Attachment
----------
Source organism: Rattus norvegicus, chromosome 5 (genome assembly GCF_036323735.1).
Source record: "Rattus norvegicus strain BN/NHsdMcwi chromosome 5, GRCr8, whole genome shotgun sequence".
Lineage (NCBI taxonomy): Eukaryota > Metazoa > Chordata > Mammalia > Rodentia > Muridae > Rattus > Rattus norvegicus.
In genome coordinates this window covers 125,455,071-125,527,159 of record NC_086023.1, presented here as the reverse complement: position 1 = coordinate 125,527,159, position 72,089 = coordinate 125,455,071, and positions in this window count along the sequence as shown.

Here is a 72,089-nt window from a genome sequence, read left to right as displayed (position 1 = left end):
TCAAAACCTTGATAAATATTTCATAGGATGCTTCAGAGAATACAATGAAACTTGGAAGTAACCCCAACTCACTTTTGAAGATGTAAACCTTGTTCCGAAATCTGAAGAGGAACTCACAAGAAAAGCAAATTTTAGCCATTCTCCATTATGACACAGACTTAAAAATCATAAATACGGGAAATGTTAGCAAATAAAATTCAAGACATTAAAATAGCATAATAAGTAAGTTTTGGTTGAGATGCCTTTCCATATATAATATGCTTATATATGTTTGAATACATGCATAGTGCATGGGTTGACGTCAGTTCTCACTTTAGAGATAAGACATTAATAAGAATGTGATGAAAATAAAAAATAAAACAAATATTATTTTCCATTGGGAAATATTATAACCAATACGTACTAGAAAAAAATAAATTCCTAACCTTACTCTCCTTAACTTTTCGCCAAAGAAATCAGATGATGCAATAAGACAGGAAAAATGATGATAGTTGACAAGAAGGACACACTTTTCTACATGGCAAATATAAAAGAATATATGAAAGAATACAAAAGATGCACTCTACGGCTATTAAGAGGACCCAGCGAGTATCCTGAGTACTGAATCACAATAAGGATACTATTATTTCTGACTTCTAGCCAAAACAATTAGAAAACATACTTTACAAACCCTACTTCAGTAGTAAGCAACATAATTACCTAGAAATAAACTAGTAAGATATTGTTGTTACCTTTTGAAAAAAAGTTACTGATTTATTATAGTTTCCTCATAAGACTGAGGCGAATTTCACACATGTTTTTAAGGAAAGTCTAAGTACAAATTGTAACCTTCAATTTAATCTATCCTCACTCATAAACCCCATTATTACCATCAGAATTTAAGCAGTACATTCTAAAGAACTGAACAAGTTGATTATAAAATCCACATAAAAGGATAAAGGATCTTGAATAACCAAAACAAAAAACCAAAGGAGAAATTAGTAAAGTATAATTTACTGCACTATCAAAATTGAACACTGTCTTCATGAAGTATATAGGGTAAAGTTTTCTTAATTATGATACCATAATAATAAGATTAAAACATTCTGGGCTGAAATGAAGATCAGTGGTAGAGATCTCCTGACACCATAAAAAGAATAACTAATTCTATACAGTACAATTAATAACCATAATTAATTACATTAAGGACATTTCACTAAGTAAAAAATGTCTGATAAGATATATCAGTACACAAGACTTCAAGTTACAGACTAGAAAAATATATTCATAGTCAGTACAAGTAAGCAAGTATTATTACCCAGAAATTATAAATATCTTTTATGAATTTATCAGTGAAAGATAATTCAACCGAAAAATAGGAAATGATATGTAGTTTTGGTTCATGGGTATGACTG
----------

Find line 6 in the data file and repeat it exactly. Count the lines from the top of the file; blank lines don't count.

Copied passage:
TCAAAACCTTGATAAATATTTCATAGGATGCTTCAGAGAATACAATGAAACTTGGAAGTAACCCCAACTCACTTTTGAAGATGTAAACCTTGTTCCGAAATCTGAAGAGGAACTCACAAGAAAAGCAAATTTTAGCCATTCTCCATTATGACACAGACTTAAAAATCATAAATACGGGAAATGTTAGCAAATAAAATTCAAGACATTAAAATAGCATAATAAGTAAGTTTTGGTTGAGATGCCTTTCCATATATAATATGCTTATATATGTTTGAATACATGCATAGTGCATGGGTTGACGTCAGTTCTCACTTTAGAGATAAGACATTAATAAGAATGTGATGAAAATAAAAAATAAAACAAATATTATTTTCCATTGGGAAATATTATAACCAATACGTACTAGAAAAAAATAAATTCCTAACCTTACTCTCCTTAACTTTTCGCCAAAGAAATCAGATGATGCAATAAGACAGGAAAAATGATGATAGTTGACAAGAAGGACACACTTTTCTACATGGCAAATATAAAAGAATATATGAAAGAATACAAAAGATGCACTCTACGGCTATTAAGAGGACCCAGCGAGTATCCTGAGTACTGAATCACAATAAGGATACTATTATTTCTGACTTCTAGCCAAAACAATTAGAAAACATACTTTACAAACCCTACTTCAGTAGTAAGCAACATAATTACCTAGAAATAAACTAGTAAGATATTGTTGTTACCTTTTGAAAAAAAGTTACTGATTTATTATAGTTTCCTCATAAGACTGAGGCGAATTTCACACATGTTTTTAAGGAAAGTCTAAGTACAAATTGTAACCTTCAATTTAATCTATCCTCACTCATAAACCCCATTATTACCATCAGAATTTAAGCAGTACATTCTAAAGAACTGAACAAGTTGATTATAAAATCCACATAAAAGGATAAAGGATCTTGAATAACCAAAACAAAAAACCAAAGGAGAAATTAGTAAAGTATAATTTACTGCACTATCAAAATTGAACACTGTCTTCATGAAGTATATAGGGTAAAGTTTTCTTAATTATGATACCATAATAATAAGATTAAAACATTCTGGGCTGAAATGAAGATCAGTGGTAGAGATCTCCTGACACCATAAAAAGAATAACTAATTCTATACAGTACAATTAATAACCATAATTAATTACATTAAGGACATTTCACTAAGTAAAAAATGTCTGATAAGATATATCAGTACACAAGACTTCAAGTTACAGACTAGAAAAATATATTCATAGTCAGTACAAGTAAGCAAGTATTATTACCCAGAAATTATAAATATCTTTTATGAATTTATCAGTGAAAGATAATTCAACCGAAAAATAGGAAATGATATGTAGTTTTGGTTCATGGGTATGACTG